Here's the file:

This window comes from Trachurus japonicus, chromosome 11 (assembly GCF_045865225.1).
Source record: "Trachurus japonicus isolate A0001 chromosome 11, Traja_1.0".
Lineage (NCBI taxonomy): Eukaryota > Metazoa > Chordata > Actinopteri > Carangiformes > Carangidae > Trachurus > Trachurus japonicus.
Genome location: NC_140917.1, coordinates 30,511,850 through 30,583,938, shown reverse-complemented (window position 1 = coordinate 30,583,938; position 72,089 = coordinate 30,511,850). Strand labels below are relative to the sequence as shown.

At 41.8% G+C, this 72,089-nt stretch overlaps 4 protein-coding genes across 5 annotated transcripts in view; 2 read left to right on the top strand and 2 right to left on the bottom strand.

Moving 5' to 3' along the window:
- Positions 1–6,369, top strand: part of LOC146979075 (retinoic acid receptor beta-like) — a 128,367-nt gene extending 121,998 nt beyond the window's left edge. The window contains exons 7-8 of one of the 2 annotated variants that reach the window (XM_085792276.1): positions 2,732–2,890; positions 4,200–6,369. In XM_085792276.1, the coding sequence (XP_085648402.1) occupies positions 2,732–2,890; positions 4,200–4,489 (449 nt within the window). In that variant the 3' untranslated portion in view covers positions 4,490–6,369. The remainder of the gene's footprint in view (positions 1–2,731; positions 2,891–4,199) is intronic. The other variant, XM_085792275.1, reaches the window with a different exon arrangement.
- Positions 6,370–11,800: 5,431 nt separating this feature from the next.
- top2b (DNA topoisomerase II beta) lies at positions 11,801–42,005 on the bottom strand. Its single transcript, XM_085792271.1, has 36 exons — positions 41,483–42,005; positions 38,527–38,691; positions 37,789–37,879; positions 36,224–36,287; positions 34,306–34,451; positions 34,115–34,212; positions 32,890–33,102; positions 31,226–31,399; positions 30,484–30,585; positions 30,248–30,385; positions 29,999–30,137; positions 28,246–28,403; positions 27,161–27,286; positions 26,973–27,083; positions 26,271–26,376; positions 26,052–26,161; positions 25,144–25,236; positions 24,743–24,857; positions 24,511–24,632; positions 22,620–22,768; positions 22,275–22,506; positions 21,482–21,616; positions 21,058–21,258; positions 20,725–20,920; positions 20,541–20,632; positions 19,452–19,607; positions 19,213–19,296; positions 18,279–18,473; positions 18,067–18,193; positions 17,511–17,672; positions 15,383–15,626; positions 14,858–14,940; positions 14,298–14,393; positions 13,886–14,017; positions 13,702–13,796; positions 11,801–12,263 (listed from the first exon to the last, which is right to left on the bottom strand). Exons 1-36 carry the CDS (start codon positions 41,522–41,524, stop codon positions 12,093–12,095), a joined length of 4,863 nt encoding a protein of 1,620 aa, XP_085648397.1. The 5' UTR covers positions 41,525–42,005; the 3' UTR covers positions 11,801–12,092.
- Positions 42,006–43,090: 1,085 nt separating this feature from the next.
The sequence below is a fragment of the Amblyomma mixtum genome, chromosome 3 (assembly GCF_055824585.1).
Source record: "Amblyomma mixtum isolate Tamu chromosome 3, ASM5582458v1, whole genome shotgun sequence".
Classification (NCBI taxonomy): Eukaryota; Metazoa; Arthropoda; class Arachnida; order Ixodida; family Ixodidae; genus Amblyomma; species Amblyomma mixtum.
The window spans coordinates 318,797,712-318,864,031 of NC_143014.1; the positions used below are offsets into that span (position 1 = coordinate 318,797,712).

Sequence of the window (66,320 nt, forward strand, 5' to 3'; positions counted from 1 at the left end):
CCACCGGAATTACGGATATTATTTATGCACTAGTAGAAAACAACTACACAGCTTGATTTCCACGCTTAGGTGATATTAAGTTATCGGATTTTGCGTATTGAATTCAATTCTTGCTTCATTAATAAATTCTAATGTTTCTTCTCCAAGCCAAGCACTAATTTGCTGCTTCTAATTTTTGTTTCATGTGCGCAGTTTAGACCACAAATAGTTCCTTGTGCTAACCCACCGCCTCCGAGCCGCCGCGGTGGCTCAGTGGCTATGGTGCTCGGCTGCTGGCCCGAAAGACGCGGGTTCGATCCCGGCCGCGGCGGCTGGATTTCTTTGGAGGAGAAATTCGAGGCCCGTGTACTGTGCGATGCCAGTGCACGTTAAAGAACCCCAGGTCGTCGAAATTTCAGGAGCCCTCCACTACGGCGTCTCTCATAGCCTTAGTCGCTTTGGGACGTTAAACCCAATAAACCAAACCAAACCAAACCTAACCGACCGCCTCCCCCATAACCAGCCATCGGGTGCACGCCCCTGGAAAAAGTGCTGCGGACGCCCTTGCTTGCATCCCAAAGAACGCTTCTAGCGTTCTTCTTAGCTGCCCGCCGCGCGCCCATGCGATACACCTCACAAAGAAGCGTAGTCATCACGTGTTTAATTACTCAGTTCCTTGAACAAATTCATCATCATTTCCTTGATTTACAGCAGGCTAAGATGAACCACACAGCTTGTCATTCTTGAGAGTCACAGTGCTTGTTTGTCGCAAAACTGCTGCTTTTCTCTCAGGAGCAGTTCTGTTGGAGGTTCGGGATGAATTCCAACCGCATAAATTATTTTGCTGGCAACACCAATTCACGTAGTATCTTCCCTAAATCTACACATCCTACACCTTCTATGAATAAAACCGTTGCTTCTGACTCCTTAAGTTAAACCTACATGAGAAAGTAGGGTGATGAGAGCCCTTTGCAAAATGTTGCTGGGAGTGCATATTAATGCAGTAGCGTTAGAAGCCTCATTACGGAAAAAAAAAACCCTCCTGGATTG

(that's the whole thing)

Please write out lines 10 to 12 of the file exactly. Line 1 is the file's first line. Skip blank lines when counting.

- Positions 42,006–43,090: 1,085 nt separating this feature from the next.
The sequence below is a fragment of the Amblyomma mixtum genome, chromosome 3 (assembly GCF_055824585.1).
Source record: "Amblyomma mixtum isolate Tamu chromosome 3, ASM5582458v1, whole genome shotgun sequence".